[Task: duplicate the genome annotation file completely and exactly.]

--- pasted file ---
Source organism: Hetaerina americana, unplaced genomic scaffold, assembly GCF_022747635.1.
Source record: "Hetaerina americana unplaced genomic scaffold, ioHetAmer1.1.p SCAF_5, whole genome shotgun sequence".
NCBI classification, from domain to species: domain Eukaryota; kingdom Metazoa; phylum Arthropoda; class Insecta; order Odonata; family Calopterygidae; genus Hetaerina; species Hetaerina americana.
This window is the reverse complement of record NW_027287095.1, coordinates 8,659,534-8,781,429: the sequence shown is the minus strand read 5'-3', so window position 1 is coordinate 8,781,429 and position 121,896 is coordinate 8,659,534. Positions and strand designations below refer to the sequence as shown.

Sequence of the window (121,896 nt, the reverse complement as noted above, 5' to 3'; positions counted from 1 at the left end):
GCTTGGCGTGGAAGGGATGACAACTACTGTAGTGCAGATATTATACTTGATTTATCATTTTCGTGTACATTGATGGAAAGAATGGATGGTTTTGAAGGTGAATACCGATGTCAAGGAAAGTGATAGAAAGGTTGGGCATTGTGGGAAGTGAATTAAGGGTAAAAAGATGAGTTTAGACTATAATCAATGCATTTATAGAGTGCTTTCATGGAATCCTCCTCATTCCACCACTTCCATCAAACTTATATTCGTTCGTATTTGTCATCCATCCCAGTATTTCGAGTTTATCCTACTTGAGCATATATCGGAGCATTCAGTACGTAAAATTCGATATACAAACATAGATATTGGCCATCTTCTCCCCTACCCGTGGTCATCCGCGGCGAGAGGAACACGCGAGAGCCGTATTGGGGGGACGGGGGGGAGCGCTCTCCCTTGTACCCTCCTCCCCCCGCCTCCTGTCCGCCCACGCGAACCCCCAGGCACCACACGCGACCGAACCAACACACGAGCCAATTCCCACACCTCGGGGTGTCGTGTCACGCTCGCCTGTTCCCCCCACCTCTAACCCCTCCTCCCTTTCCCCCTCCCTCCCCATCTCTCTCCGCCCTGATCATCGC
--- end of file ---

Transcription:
Source organism: Hetaerina americana, unplaced genomic scaffold, assembly GCF_022747635.1.
Source record: "Hetaerina americana unplaced genomic scaffold, ioHetAmer1.1.p SCAF_5, whole genome shotgun sequence".
NCBI classification, from domain to species: domain Eukaryota; kingdom Metazoa; phylum Arthropoda; class Insecta; order Odonata; family Calopterygidae; genus Hetaerina; species Hetaerina americana.
This window is the reverse complement of record NW_027287095.1, coordinates 8,659,534-8,781,429: the sequence shown is the minus strand read 5'-3', so window position 1 is coordinate 8,781,429 and position 121,896 is coordinate 8,659,534. Positions and strand designations below refer to the sequence as shown.

Sequence of the window (121,896 nt, the reverse complement as noted above, 5' to 3'; positions counted from 1 at the left end):
GCTTGGCGTGGAAGGGATGACAACTACTGTAGTGCAGATATTATACTTGATTTATCATTTTCGTGTACATTGATGGAAAGAATGGATGGTTTTGAAGGTGAATACCGATGTCAAGGAAAGTGATAGAAAGGTTGGGCATTGTGGGAAGTGAATTAAGGGTAAAAAGATGAGTTTAGACTATAATCAATGCATTTATAGAGTGCTTTCATGGAATCCTCCTCATTCCACCACTTCCATCAAACTTATATTCGTTCGTATTTGTCATCCATCCCAGTATTTCGAGTTTATCCTACTTGAGCATATATCGGAGCATTCAGTACGTAAAATTCGATATACAAACATAGATATTGGCCATCTTCTCCCCTACCCGTGGTCATCCGCGGCGAGAGGAACACGCGAGAGCCGTATTGGGGGGACGGGGGGGAGCGCTCTCCCTTGTACCCTCCTCCCCCCGCCTCCTGTCCGCCCACGCGAACCCCCAGGCACCACACGCGACCGAACCAACACACGAGCCAATTCCCACACCTCGGGGTGTCGTGTCACGCTCGCCTGTTCCCCCCACCTCTAACCCCTCCTCCCTTTCCCCCTCCCTCCCCATCTCTCTCCGCCCTGATCATCGC